We’re well past the point in the 2022 MLB season of having enough of a sample size. I typically like to get about 40 games in before I start to buy in to certain players either sustaining their hot start or on the other end of the spectrum I’m growing concerned with players that are under performing. I’ve taken advantage of our MLB Season Stats page as well as our Rest of Season Projections. More than any season before I’ve been making use of our MLB Lineups page to see not just who is getting more playing time, but if they’re moving up in the order. All this is to say that I have struggled in some leagues whether it’s from injuries or players who haven’t panned out so far. I’ve been more aggressive with my FAAB bids and waiver wire activity than I can remember.



The catcher position in fantasy baseball is where most managers just try to keep their head above water. I’m even guilty of punting the position during draft season and simply trying to tread water with options on the waiver wire. Earlier this month we looked at Adley Rutschman and more recently we talked about Jonah HeimDaulton Varsho, and Gary Sánchez. I’ve been mixing and matching those names the last couple weeks and trying to just find whoever was hot at the position to plug into my fantasy baseball lineup just to see what could stick. In arguably my worst league I’ve had William Contreras of the Atlanta Braves since he was recalled about a month ago and while I knew he was hitting the ball well I wasn’t aware how truly excellent his run has been.


Through his first 13 games of the season Contreras had seven home runs, joining the likes of Ronald Acuña Jr., Justin Upton, and Dale Murphy as the only players in Braves history to start a season with seven dingers in 13 games. Following Sunday’s series finale against Miami, Contreras now flaunts a slash line of .281/.369/.702 with a .448 wOBA and 187 wRC+ and he ended up going 2-for-4 with a double and one RBI. Is he likely to regress? Sure, but it’s likely that he can still provide value to your fantasy baseball roster. For starters he’s only 24 years old and looks ready to finally contribute to the Braves for a full season. Additionally, the Braves don’t need to commit to him as their full-time backstop. That’s a luxury when you also have someone like Travis d’Arnaud. Similar to Gary Sánchez’s player spotlight last week, Contreras has been getting reps at DH over the last three weeks and Braves GM, Brian Snitker, even plugged him in at left field last Monday. It’ll take more starts for Contreras to gain additional position eligibility, but Atlanta hasn’t been shy about getting his bat into the lineup even if it takes some creativity.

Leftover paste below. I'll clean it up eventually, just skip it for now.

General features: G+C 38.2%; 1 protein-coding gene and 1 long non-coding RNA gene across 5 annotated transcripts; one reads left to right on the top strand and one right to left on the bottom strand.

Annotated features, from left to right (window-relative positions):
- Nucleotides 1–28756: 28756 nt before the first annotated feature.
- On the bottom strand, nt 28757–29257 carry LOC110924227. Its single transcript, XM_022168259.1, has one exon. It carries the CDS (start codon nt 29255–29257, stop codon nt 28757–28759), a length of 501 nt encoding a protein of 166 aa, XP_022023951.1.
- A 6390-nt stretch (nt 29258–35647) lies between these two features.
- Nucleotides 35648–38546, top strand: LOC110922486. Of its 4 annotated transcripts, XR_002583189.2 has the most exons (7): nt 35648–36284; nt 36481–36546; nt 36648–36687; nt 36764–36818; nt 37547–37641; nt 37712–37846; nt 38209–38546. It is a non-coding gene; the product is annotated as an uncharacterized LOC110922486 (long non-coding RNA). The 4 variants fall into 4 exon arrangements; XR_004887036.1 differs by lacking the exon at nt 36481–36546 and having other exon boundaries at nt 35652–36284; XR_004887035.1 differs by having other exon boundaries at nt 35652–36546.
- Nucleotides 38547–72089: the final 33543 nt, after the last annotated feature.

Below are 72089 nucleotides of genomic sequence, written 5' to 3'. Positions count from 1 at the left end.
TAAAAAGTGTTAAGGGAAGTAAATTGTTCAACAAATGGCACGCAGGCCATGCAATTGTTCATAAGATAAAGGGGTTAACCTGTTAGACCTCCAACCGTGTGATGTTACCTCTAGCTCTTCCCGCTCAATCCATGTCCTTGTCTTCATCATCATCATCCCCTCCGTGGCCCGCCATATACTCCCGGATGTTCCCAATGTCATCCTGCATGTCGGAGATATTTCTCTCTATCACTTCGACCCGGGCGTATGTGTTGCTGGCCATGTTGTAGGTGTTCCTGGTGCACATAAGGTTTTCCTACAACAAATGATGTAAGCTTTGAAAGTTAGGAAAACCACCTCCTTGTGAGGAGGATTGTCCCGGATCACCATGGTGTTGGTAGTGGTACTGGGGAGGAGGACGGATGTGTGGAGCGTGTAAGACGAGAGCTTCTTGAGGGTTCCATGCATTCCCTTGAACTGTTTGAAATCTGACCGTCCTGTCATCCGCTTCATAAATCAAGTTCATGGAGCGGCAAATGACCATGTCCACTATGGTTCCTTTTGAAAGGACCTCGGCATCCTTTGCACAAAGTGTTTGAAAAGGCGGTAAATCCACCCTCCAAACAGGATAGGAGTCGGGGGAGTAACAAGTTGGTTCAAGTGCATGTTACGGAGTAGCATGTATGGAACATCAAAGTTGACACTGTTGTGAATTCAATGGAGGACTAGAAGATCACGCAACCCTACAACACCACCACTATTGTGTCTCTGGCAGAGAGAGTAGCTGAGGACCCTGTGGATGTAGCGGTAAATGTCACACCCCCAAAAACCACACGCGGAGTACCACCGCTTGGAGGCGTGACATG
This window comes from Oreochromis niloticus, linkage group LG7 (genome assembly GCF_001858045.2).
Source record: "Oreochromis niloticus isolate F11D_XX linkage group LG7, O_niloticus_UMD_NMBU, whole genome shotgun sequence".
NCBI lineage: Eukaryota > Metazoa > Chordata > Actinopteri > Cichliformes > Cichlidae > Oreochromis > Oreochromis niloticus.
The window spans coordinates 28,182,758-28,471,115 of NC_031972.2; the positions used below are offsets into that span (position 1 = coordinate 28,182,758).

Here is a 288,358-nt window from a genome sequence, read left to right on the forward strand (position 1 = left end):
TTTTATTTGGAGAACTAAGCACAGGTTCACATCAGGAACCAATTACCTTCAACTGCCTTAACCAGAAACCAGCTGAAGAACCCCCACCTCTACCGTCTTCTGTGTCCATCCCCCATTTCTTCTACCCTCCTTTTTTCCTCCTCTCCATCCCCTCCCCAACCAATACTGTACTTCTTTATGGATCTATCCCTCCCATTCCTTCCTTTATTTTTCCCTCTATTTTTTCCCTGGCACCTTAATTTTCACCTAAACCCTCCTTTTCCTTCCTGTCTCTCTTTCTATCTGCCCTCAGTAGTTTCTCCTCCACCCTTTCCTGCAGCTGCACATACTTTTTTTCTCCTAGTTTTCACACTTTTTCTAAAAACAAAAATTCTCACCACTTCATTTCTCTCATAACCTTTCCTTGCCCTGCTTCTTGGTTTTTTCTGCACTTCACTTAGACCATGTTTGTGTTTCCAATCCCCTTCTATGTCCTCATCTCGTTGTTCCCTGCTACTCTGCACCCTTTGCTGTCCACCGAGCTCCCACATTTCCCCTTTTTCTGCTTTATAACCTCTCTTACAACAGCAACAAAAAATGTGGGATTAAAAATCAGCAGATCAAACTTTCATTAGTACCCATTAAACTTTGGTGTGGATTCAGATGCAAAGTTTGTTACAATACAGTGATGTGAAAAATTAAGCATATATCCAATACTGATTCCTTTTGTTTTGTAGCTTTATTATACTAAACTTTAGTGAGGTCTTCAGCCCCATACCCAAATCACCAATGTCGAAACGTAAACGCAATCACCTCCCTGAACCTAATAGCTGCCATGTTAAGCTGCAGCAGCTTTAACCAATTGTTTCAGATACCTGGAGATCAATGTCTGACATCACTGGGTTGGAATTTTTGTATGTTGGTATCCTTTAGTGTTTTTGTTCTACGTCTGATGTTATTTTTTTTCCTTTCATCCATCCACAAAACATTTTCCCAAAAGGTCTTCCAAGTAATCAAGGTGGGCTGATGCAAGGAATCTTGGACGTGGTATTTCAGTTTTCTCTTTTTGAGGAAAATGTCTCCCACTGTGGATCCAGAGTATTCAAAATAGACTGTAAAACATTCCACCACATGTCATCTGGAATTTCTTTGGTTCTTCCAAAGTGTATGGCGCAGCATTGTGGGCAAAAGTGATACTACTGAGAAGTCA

As of Monday morning Contreras is available in about 20% of ESPN leagues and just over 40% of CBS Sports leagues so even in shallow formats he can be had for nothing off your league’s waiver wire. The Catcher eligibility is a luxury since the position can be a bit of a revolving door if you don’t invest early draft capital. Contreras might be better suited as a DH considering he started the season at Triple-A Gwinnett to improve on his defensive skills. Still he’s in the bottom 20% in framing and he’s no Yadier Molina behind the dish. But take advantage of the Catcher eligibility and reap the power rewards. I’d expect his rostership numbers to spike a little bit ahead of Monday’s scoring period considering the Braves hit the road for seven games this week with four of them being in Coors Field.

There is a bit of an “all or nothing” approach with Contreras. His launch angle is a putrid 3.6 degrees which explains why, despite all the power over the last month, he also has a 53.1% ground ball rate. However, his maximum exit velocity of 113.4mph puts him in the 92nd percentile and he has a 47.2% hard hit rate according to Statcast. If you can get past the first three games against Arizona this week, you’re rewarded handsomely with the Braves getting four in Coors Field. You’ll want his power on your fantasy baseball roster and this week is a big test considering most of his playing time has come at home and Truist Park has played as one of the more hitter-friendly ballparks so far this year. 

The Braves have struggled offensively so far. Entering Sunday they were 19th in runs scored and 24th in team batting average despite being 6th in home runs. Matt Olson has struggled in the month of May but the bat has shown signs of life over the last week. Ronald Acuña Jr. has been a little beat up and he only has two home runs and a 34.1% strikeout rate to start the year. Eddie Rosario is on the IL with an eye injury and Adam Duvall has been on a milk carton after hitting 15 home runs and driving in 44 runs over his three-month tenure with Atlanta last year. Injuries and the under-performing offense have led to the Braves falling 8.5 games behind the Mets in the NL East. It would only be beneficial to Atlanta to keep Contreras in the lineup on a full-time basis if they want to make a deep run to defend their World Series championship.



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